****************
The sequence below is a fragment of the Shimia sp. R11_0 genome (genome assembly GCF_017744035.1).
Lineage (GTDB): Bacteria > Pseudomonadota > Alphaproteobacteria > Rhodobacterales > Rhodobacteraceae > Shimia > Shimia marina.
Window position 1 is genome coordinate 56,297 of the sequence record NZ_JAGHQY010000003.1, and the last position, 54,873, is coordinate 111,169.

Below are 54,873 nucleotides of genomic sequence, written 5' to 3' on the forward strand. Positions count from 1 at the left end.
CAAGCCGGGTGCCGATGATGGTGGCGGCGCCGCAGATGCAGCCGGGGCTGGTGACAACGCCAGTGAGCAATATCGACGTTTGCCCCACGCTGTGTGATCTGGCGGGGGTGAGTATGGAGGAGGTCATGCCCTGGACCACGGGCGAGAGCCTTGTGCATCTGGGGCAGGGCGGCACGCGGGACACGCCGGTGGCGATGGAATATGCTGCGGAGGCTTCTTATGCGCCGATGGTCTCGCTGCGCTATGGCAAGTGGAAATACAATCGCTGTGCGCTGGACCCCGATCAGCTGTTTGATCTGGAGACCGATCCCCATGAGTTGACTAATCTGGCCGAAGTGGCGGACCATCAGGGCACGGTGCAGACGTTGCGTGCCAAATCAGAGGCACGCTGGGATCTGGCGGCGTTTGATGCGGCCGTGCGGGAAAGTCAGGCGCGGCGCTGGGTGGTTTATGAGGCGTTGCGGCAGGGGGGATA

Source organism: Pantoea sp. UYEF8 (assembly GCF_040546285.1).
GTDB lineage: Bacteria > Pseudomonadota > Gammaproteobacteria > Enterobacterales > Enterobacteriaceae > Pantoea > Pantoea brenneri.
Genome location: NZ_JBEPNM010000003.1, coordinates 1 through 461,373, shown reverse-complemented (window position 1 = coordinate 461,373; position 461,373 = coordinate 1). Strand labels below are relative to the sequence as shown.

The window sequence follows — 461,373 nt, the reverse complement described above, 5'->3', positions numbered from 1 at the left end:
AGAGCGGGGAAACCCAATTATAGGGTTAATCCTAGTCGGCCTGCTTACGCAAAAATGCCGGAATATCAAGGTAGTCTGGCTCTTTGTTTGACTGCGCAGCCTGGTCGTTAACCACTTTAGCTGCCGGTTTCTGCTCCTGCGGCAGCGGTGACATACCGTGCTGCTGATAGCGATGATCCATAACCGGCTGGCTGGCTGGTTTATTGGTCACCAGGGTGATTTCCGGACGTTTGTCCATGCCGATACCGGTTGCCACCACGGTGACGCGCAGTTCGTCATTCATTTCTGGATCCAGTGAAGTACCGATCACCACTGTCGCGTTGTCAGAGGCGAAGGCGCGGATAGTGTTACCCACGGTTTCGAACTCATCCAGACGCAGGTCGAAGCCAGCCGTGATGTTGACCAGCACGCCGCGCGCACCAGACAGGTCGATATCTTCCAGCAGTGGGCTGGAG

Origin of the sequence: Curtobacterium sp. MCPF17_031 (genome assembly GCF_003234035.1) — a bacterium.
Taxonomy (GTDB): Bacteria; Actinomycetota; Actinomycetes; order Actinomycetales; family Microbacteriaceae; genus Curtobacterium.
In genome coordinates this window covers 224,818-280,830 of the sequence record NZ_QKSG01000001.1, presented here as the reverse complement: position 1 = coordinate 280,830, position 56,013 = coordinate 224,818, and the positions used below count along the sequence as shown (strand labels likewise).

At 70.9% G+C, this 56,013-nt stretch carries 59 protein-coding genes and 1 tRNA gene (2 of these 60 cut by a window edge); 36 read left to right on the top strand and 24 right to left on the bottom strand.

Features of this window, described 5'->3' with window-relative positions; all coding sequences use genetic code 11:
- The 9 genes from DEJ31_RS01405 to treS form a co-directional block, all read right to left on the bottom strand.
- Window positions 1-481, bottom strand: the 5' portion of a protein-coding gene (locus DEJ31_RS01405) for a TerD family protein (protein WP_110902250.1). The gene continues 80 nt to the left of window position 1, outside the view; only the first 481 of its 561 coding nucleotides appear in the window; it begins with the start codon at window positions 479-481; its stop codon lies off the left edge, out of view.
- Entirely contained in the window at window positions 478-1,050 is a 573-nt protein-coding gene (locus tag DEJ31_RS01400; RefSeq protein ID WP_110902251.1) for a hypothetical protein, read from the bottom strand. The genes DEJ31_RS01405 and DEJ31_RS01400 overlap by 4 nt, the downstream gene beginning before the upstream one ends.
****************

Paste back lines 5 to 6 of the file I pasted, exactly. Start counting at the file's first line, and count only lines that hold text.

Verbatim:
CAAGCCGGGTGCCGATGATGGTGGCGGCGCCGCAGATGCAGCCGGGGCTGGTGACAACGCCAGTGAGCAATATCGACGTTTGCCCCACGCTGTGTGATCTGGCGGGGGTGAGTATGGAGGAGGTCATGCCCTGGACCACGGGCGAGAGCCTTGTGCATCTGGGGCAGGGCGGCACGCGGGACACGCCGGTGGCGATGGAATATGCTGCGGAGGCTTCTTATGCGCCGATGGTCTCGCTGCGCTATGGCAAGTGGAAATACAATCGCTGTGCGCTGGACCCCGATCAGCTGTTTGATCTGGAGACCGATCCCCATGAGTTGACTAATCTGGCCGAAGTGGCGGACCATCAGGGCACGGTGCAGACGTTGCGTGCCAAATCAGAGGCACGCTGGGATCTGGCGGCGTTTGATGCGGCCGTGCGGGAAAGTCAGGCGCGGCGCTGGGTGGTTTATGAGGCGTTGCGGCAGGGGGGATA

Source organism: Pantoea sp. UYEF8 (assembly GCF_040546285.1).